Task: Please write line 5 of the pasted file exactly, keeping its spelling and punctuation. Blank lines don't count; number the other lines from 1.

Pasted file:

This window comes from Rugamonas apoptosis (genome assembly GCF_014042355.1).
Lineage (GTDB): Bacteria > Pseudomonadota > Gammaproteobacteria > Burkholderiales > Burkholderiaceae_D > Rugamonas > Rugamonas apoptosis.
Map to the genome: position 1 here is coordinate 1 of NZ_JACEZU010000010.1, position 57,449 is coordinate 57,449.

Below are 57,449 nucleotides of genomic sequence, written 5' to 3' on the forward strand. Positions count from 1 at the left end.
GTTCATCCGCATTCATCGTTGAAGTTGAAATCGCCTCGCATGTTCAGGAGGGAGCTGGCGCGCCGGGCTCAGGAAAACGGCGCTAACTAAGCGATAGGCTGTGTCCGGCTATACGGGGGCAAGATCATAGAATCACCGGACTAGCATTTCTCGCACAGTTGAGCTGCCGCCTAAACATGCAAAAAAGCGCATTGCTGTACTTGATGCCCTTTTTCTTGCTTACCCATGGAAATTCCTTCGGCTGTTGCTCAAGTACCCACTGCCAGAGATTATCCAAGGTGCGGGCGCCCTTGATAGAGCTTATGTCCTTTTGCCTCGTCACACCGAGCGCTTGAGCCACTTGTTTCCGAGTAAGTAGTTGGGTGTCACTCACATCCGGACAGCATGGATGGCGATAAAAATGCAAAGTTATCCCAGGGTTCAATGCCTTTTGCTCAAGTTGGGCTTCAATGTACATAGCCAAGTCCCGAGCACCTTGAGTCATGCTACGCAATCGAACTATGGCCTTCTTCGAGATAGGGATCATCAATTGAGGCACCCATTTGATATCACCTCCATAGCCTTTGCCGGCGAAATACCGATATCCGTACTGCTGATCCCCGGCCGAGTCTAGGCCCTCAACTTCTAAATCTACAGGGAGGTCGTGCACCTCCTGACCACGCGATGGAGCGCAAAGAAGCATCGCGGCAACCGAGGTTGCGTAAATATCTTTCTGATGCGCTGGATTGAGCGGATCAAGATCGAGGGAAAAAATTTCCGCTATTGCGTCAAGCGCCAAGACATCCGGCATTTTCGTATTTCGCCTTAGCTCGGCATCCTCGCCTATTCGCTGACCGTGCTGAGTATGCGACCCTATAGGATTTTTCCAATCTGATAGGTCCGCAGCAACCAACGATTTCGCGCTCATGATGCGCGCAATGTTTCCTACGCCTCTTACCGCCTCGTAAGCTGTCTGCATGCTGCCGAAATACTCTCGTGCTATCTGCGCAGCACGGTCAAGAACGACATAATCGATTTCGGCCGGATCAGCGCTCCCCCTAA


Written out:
GTTCATCCGCATTCATCGTTGAAGTTGAAATCGCCTCGCATGTTCAGGAGGGAGCTGGCGCGCCGGGCTCAGGAAAACGGCGCTAACTAAGCGATAGGCTGTGTCCGGCTATACGGGGGCAAGATCATAGAATCACCGGACTAGCATTTCTCGCACAGTTGAGCTGCCGCCTAAACATGCAAAAAAGCGCATTGCTGTACTTGATGCCCTTTTTCTTGCTTACCCATGGAAATTCCTTCGGCTGTTGCTCAAGTACCCACTGCCAGAGATTATCCAAGGTGCGGGCGCCCTTGATAGAGCTTATGTCCTTTTGCCTCGTCACACCGAGCGCTTGAGCCACTTGTTTCCGAGTAAGTAGTTGGGTGTCACTCACATCCGGACAGCATGGATGGCGATAAAAATGCAAAGTTATCCCAGGGTTCAATGCCTTTTGCTCAAGTTGGGCTTCAATGTACATAGCCAAGTCCCGAGCACCTTGAGTCATGCTACGCAATCGAACTATGGCCTTCTTCGAGATAGGGATCATCAATTGAGGCACCCATTTGATATCACCTCCATAGCCTTTGCCGGCGAAATACCGATATCCGTACTGCTGATCCCCGGCCGAGTCTAGGCCCTCAACTTCTAAATCTACAGGGAGGTCGTGCACCTCCTGACCACGCGATGGAGCGCAAAGAAGCATCGCGGCAACCGAGGTTGCGTAAATATCTTTCTGATGCGCTGGATTGAGCGGATCAAGATCGAGGGAAAAAATTTCCGCTATTGCGTCAAGCGCCAAGACATCCGGCATTTTCGTATTTCGCCTTAGCTCGGCATCCTCGCCTATTCGCTGACCGTGCTGAGTATGCGACCCTATAGGATTTTTCCAATCTGATAGGTCCGCAGCAACCAACGATTTCGCGCTCATGATGCGCGCAATGTTTCCTACGCCTCTTACCGCCTCGTAAGCTGTCTGCATGCTGCCGAAATACTCTCGTGCTATCTGCGCAGCACGGTCAAGAACGACATAATCGATTTCGGCCGGATCAGCGCTCCCCCTAA